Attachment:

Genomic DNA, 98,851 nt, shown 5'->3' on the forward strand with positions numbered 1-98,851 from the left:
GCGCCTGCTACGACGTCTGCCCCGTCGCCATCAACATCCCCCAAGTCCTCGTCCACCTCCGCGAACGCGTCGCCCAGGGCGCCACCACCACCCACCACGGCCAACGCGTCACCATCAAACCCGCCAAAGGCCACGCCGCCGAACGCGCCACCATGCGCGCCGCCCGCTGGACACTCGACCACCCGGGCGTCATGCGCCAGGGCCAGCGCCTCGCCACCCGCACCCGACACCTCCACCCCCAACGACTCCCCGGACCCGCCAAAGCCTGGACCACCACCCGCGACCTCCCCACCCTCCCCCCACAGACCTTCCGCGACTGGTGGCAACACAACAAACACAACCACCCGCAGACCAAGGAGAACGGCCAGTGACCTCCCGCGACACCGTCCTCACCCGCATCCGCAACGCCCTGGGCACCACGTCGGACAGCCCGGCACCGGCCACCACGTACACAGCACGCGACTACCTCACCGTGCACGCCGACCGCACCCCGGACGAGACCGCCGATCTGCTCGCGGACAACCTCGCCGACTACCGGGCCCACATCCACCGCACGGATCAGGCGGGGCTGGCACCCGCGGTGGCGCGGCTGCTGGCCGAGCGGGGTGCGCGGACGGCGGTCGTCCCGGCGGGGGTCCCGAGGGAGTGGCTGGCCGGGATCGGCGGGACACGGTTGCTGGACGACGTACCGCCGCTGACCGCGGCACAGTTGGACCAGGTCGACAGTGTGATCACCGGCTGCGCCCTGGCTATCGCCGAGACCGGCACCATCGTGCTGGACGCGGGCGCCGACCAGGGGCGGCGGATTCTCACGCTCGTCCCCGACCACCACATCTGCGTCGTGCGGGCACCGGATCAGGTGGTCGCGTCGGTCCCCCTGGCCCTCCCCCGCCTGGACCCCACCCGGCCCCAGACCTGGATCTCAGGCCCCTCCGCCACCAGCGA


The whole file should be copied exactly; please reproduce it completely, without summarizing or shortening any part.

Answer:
Genomic DNA, 98,851 nt, shown 5'->3' on the forward strand with positions numbered 1-98,851 from the left:
GCGCCTGCTACGACGTCTGCCCCGTCGCCATCAACATCCCCCAAGTCCTCGTCCACCTCCGCGAACGCGTCGCCCAGGGCGCCACCACCACCCACCACGGCCAACGCGTCACCATCAAACCCGCCAAAGGCCACGCCGCCGAACGCGCCACCATGCGCGCCGCCCGCTGGACACTCGACCACCCGGGCGTCATGCGCCAGGGCCAGCGCCTCGCCACCCGCACCCGACACCTCCACCCCCAACGACTCCCCGGACCCGCCAAAGCCTGGACCACCACCCGCGACCTCCCCACCCTCCCCCCACAGACCTTCCGCGACTGGTGGCAACACAACAAACACAACCACCCGCAGACCAAGGAGAACGGCCAGTGACCTCCCGCGACACCGTCCTCACCCGCATCCGCAACGCCCTGGGCACCACGTCGGACAGCCCGGCACCGGCCACCACGTACACAGCACGCGACTACCTCACCGTGCACGCCGACCGCACCCCGGACGAGACCGCCGATCTGCTCGCGGACAACCTCGCCGACTACCGGGCCCACATCCACCGCACGGATCAGGCGGGGCTGGCACCCGCGGTGGCGCGGCTGCTGGCCGAGCGGGGTGCGCGGACGGCGGTCGTCCCGGCGGGGGTCCCGAGGGAGTGGCTGGCCGGGATCGGCGGGACACGGTTGCTGGACGACGTACCGCCGCTGACCGCGGCACAGTTGGACCAGGTCGACAGTGTGATCACCGGCTGCGCCCTGGCTATCGCCGAGACCGGCACCATCGTGCTGGACGCGGGCGCCGACCAGGGGCGGCGGATTCTCACGCTCGTCCCCGACCACCACATCTGCGTCGTGCGGGCACCGGATCAGGTGGTCGCGTCGGTCCCCCTGGCCCTCCCCCGCCTGGACCCCACCCGGCCCCAGACCTGGATCTCAGGCCCCTCCGCCACCAGCGA